Charles Rex Arbogast/AP/FILE
Who’s the greenest of them all? Is it Chicago’s Richard Daley, the cycling mayor whose City Hall roof is festooned with flowers, wild onions, and beehives? Or New York Mayor Michael Bloomberg, who turned over two traffic lanes on Broadway, in the heart of Manhattan, to pedestrians and cyclists? Or perhaps it’s San Francisco Mayor Gavin Newsom, who planted an organic garden in front of City Hall?
Mayor Daley doesn’t mince words: He wants Chicago to be the greenest city in the United States. Mayor Bloomberg aims to “create the first environmentally sustainable 21st-century city.” Mayor Newsom goes even further: His “San Francisco of the future” will be “a place where words like ‘green’ and ‘sustainable’ are meaningless, because it will simply be understood that any action includes best practices for the environment.”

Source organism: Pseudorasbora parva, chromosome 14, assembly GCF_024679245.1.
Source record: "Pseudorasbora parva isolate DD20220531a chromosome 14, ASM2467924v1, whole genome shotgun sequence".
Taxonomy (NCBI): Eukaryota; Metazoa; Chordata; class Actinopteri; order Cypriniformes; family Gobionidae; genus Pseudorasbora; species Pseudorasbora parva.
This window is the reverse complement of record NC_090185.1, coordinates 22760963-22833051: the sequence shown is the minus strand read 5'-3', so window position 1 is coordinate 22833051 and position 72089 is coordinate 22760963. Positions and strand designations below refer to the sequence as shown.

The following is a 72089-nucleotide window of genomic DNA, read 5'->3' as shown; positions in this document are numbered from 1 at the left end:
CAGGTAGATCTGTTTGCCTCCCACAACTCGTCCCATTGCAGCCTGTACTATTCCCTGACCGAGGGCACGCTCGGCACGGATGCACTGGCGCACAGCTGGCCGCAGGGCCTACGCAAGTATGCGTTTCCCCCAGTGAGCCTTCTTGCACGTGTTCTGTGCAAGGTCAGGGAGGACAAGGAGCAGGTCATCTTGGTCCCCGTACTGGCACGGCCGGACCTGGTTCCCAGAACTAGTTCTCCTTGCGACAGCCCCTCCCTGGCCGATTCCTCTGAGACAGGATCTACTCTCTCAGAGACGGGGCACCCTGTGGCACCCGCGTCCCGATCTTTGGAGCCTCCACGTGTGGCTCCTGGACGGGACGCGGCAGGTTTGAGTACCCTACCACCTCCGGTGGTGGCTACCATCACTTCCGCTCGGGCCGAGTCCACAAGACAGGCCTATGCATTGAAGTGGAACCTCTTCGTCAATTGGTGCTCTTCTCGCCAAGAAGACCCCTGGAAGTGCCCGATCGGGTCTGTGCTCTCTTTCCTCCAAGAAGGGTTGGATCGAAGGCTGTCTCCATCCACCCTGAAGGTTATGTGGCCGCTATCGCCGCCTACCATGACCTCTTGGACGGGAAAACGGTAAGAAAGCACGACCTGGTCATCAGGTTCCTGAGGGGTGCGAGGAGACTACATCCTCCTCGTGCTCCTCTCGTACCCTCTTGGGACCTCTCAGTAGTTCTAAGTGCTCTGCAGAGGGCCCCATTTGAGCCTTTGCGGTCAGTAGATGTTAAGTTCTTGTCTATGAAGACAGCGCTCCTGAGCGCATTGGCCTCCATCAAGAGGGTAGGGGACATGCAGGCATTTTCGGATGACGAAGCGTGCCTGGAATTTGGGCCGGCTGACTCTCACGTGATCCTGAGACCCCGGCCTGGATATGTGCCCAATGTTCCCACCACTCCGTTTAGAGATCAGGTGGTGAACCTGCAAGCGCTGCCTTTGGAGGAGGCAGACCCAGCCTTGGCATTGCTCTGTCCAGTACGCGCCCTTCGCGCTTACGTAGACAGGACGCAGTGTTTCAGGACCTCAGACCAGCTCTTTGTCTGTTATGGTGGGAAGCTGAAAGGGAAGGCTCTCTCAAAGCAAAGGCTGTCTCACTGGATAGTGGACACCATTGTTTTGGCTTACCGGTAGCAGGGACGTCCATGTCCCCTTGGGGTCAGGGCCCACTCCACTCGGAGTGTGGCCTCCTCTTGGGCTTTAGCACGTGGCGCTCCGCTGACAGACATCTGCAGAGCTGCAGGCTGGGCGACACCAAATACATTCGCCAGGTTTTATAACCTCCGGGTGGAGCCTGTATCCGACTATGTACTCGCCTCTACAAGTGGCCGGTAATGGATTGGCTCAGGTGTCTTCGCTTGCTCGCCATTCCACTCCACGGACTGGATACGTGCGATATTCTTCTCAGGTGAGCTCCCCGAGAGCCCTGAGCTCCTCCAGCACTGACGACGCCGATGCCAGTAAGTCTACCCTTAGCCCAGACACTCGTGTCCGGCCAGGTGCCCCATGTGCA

The race is on to be the country’s greenest city, and it’s much more than a beauty contest. Huge pots of federal money are at stake for public transit and pedestrian-friendly downtowns. And the winners also attract waves of young professionals – the coveted “creative class” – and the businesses that employ them.
College grads are picking where they want to live before they pick an employer, according to a 2006 study commissioned by CEOs For Cities, a Chicago-based nonprofit. Professionals in the 25-to-34 age group said they wanted cities with walkable downtowns that offered direct contact with a vibrant urban environment.
“I want to be able to stumble onto the fun,” says one study participant.
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